As to the danger to you and others, that is a very serious concern, but it is also true that there are many people with cardiac, blood pressure, Rx, diabetic or other exposures for passing out behind the wheel as well. Epilepsy is not unique.

But I think you should steer a course, with the help of your doctor, that both safeguards yourself and others, and also gives you the best chance for the *eventual* reinstatement of your license. As for the *need* for your license (business, etc.) in the case I heard of that was of little interest to the State (NJ). Their primary concern was for the safety of the public, but neither did they believe that epilepsy = no license.

I would also recommend that you follow to the letter all of your doctor's advice (Rx, sleep, avoiding triggers, if any, etc.) The brain is not like a thigh muscle or your stomach, bad results can occur distant in time from when you made the mistake (skipped Rx dosage or a night of sleep), so you can't as easily make mistakes and "get away with it". Also it makes it harder for the doctor to judge your situation if you are inconsistent in following his/her advice.
posted by forthright at 6:59 PM on November 19, 2009


forthright: "As to the danger to you and others, that is a very serious concern, but it is also true that there are many people with cardiac, blood pressure, Rx, diabetic or other exposures for passing out behind the wheel as well. Epilepsy is not unique."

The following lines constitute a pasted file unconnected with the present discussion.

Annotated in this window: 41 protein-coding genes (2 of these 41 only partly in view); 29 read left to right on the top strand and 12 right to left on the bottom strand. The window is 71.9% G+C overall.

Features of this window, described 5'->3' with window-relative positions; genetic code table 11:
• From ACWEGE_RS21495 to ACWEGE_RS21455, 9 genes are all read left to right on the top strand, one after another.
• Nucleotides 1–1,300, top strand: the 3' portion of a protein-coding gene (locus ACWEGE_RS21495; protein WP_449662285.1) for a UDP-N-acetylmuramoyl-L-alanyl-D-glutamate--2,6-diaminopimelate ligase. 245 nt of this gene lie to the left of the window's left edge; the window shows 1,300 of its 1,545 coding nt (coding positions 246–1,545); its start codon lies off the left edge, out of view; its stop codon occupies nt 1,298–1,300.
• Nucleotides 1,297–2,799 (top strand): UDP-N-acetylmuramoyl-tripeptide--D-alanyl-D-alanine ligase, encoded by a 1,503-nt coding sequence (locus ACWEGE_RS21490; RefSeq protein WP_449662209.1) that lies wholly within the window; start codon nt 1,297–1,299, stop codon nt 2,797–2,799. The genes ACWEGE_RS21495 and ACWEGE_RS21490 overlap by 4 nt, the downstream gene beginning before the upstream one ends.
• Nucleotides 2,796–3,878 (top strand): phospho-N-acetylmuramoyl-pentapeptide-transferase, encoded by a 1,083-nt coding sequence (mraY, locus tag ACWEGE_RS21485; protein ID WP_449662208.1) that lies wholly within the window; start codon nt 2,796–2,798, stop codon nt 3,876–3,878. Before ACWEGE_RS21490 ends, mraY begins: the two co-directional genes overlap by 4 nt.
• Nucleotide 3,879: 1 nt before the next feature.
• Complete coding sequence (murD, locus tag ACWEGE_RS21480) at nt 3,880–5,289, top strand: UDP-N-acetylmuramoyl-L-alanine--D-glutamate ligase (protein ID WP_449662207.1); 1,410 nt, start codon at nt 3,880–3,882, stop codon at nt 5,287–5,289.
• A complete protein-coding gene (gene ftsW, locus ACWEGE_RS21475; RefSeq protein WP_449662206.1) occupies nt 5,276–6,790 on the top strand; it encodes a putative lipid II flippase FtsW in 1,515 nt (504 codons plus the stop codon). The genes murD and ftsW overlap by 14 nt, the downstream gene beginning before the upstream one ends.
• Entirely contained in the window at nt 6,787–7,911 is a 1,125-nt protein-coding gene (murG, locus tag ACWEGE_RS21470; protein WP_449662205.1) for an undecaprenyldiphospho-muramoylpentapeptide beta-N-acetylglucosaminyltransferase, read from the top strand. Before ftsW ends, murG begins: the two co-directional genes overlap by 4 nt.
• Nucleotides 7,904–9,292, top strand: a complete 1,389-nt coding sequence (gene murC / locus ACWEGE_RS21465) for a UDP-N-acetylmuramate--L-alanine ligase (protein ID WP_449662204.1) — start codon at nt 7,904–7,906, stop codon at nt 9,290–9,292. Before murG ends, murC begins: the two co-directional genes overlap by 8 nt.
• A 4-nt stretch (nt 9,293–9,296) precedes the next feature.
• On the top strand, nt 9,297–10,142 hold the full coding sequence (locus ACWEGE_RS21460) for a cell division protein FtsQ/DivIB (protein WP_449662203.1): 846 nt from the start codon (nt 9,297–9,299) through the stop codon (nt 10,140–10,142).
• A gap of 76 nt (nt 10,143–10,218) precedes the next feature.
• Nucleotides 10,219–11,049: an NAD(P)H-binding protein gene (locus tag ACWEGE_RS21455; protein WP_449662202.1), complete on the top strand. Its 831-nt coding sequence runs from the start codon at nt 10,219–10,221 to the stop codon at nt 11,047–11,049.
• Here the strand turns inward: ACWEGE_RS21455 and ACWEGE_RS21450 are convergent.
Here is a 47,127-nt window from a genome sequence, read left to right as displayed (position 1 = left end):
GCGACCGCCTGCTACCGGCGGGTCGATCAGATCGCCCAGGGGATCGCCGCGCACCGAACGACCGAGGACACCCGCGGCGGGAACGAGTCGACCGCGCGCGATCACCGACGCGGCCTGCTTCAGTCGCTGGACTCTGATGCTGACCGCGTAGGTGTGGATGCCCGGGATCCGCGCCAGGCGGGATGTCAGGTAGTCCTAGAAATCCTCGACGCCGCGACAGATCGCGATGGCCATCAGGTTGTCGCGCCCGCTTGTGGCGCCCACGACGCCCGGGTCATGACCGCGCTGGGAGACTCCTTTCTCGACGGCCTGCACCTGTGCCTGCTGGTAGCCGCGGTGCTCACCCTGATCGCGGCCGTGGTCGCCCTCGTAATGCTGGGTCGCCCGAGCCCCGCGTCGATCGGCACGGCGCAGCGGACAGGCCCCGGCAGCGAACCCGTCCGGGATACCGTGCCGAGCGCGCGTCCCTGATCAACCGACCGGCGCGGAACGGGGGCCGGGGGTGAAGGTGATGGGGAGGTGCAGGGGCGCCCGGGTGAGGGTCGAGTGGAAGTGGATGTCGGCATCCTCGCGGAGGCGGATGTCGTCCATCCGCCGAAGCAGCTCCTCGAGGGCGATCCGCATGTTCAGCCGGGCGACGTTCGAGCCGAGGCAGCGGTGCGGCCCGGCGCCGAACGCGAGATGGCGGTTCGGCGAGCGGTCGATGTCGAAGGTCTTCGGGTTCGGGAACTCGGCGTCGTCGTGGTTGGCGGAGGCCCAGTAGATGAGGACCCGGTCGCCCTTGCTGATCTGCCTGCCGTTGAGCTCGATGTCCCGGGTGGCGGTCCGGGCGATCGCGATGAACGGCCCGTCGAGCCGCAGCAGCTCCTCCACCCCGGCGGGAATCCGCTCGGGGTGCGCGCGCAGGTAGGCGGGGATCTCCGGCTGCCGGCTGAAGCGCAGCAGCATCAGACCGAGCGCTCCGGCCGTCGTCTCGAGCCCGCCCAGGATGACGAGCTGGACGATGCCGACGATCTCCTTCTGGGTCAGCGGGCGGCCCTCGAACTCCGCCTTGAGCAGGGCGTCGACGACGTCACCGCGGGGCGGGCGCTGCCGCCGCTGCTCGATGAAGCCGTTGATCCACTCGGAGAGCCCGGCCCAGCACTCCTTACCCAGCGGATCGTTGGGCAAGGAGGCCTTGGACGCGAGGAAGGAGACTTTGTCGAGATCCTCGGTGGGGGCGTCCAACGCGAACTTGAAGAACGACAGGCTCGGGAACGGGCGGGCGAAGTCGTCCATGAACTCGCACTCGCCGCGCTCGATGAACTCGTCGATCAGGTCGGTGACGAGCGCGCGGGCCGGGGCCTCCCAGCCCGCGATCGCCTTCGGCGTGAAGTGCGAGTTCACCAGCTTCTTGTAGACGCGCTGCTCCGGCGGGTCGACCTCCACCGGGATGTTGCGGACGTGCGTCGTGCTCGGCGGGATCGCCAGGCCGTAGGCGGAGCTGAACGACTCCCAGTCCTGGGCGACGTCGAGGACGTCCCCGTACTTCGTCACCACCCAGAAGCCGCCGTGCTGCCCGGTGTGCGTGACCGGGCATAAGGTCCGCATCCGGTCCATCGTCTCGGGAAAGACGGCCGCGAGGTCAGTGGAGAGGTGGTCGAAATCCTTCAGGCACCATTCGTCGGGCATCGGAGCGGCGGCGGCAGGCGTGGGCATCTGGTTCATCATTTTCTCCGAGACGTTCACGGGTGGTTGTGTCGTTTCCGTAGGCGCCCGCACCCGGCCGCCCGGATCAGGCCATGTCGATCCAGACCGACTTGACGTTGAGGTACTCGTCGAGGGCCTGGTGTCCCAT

What is unique about epilepsy, and concerning for those wishing to be licenced to operate heavy machinery at great speeds on public highways, is that a single "unprovoked", non-febrile seizure carries with it a significant but minority probability of another seizure within a year. Another seizure within that time frame immediately raises the probability of recurrence significantly, whatever the personal perceptions of the epileptic. Each additional seizure within a 3-year time frame further increases the probability of recurrence. The probabilities of recurrent syncope for those other disorders you mention are much less predictable or probable... given that to be so probable as to cause syncope, the would-be driver would be severely incapacitated and slipping in and out of altered mental status and, one hopes, capable of deciding not to drive *that* day or to pull over. Which is why they are not regulated or reportable the same way as epilepsy - they are chronic, visible, and obvious, while many seizures can happen without warning.